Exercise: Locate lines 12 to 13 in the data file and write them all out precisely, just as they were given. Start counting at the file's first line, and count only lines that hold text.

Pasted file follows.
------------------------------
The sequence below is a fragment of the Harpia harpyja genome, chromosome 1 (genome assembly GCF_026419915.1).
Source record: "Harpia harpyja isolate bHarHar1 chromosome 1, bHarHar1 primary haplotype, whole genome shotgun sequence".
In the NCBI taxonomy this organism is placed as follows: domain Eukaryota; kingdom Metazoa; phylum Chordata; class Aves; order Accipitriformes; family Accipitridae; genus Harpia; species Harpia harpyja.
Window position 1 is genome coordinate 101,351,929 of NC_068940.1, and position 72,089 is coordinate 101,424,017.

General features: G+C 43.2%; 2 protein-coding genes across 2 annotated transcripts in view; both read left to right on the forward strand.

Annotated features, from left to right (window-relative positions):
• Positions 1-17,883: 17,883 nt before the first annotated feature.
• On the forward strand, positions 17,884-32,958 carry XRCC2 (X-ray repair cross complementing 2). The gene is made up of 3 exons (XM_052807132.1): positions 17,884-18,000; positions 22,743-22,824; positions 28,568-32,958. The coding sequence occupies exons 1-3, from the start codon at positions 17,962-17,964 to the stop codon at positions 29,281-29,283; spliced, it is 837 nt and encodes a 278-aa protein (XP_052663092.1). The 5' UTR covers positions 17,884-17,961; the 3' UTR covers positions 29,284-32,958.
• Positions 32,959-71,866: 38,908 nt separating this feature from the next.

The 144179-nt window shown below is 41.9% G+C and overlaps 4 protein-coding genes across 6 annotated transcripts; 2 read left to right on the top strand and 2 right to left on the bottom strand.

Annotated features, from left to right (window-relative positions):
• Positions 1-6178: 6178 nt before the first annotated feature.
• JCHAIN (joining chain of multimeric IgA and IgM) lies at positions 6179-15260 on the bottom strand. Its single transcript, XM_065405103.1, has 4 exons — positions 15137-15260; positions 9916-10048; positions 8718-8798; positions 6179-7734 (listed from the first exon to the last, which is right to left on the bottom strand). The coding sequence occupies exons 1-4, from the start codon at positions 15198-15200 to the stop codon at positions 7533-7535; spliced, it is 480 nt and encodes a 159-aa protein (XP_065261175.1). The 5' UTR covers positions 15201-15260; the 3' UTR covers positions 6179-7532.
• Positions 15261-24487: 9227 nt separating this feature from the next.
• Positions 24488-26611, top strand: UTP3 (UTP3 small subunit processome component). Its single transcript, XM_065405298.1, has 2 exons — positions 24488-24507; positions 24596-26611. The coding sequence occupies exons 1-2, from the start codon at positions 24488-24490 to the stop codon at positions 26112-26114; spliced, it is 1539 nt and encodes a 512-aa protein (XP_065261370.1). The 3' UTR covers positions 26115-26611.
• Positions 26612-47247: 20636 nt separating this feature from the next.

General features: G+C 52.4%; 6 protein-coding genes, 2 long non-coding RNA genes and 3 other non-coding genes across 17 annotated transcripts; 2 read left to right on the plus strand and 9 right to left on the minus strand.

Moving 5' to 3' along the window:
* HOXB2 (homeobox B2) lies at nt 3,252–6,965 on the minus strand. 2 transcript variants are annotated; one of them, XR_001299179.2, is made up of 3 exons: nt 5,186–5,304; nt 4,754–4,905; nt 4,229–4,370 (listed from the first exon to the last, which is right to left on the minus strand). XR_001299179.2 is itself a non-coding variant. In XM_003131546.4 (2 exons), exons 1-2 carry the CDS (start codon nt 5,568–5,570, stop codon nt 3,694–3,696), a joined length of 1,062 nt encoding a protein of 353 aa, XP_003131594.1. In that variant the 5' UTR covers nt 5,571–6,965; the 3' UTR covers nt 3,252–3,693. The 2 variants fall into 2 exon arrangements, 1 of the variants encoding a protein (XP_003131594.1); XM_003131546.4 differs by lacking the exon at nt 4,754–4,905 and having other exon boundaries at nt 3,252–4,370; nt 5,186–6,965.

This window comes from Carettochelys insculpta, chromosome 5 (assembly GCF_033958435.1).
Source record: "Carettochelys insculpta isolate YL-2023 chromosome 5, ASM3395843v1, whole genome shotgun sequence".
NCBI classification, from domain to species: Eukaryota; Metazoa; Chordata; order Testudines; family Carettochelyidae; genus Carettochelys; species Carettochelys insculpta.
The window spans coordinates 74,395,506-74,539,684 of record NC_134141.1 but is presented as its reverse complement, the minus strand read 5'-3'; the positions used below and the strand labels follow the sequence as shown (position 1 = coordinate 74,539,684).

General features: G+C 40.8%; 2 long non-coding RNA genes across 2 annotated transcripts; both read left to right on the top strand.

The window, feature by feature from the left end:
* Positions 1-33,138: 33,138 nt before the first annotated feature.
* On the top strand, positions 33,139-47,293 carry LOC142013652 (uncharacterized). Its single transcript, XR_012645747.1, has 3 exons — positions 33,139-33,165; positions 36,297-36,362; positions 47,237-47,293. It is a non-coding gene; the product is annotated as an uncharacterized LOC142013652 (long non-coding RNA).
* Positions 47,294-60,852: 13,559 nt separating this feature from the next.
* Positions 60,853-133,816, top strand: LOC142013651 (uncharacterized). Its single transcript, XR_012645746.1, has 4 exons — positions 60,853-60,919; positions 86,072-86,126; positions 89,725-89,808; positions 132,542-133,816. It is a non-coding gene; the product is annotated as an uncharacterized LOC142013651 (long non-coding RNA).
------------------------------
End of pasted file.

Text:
• Positions 1-6178: 6178 nt before the first annotated feature.
• JCHAIN (joining chain of multimeric IgA and IgM) lies at positions 6179-15260 on the bottom strand. Its single transcript, XM_065405103.1, has 4 exons — positions 15137-15260; positions 9916-10048; positions 8718-8798; positions 6179-7734 (listed from the first exon to the last, which is right to left on the bottom strand). The coding sequence occupies exons 1-4, from the start codon at positions 15198-15200 to the stop codon at positions 7533-7535; spliced, it is 480 nt and encodes a 159-aa protein (XP_065261175.1). The 5' UTR covers positions 15201-15260; the 3' UTR covers positions 6179-7532.